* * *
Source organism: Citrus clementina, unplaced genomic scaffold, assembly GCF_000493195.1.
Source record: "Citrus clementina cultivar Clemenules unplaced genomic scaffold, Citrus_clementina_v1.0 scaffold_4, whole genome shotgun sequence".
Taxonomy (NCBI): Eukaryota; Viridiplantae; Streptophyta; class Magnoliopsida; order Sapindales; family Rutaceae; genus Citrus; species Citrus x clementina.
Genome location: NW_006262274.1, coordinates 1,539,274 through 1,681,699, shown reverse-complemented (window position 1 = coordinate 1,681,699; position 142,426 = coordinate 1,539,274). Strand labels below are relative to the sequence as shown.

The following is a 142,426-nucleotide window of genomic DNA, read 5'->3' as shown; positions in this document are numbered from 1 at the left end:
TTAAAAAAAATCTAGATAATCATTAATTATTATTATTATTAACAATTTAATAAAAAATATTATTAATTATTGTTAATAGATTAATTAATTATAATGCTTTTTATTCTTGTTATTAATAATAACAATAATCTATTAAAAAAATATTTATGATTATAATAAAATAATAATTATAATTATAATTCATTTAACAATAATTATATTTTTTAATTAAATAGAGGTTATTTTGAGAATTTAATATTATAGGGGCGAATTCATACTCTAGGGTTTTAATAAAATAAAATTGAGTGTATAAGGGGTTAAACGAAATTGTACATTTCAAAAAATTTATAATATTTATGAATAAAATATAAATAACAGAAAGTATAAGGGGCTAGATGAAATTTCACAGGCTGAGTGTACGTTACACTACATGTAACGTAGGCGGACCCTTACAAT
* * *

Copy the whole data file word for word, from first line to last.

Source organism: Citrus clementina, unplaced genomic scaffold, assembly GCF_000493195.1.
Source record: "Citrus clementina cultivar Clemenules unplaced genomic scaffold, Citrus_clementina_v1.0 scaffold_4, whole genome shotgun sequence".
Taxonomy (NCBI): Eukaryota; Viridiplantae; Streptophyta; class Magnoliopsida; order Sapindales; family Rutaceae; genus Citrus; species Citrus x clementina.
Genome location: NW_006262274.1, coordinates 1,539,274 through 1,681,699, shown reverse-complemented (window position 1 = coordinate 1,681,699; position 142,426 = coordinate 1,539,274). Strand labels below are relative to the sequence as shown.

The following is a 142,426-nucleotide window of genomic DNA, read 5'->3' as shown; positions in this document are numbered from 1 at the left end:
TTAAAAAAAATCTAGATAATCATTAATTATTATTATTATTAACAATTTAATAAAAAATATTATTAATTATTGTTAATAGATTAATTAATTATAATGCTTTTTATTCTTGTTATTAATAATAACAATAATCTATTAAAAAAATATTTATGATTATAATAAAATAATAATTATAATTATAATTCATTTAACAATAATTATATTTTTTAATTAAATAGAGGTTATTTTGAGAATTTAATATTATAGGGGCGAATTCATACTCTAGGGTTTTAATAAAATAAAATTGAGTGTATAAGGGGTTAAACGAAATTGTACATTTCAAAAAATTTATAATATTTATGAATAAAATATAAATAACAGAAAGTATAAGGGGCTAGATGAAATTTCACAGGCTGAGTGTACGTTACACTACATGTAACGTAGGCGGACCCTTACAAT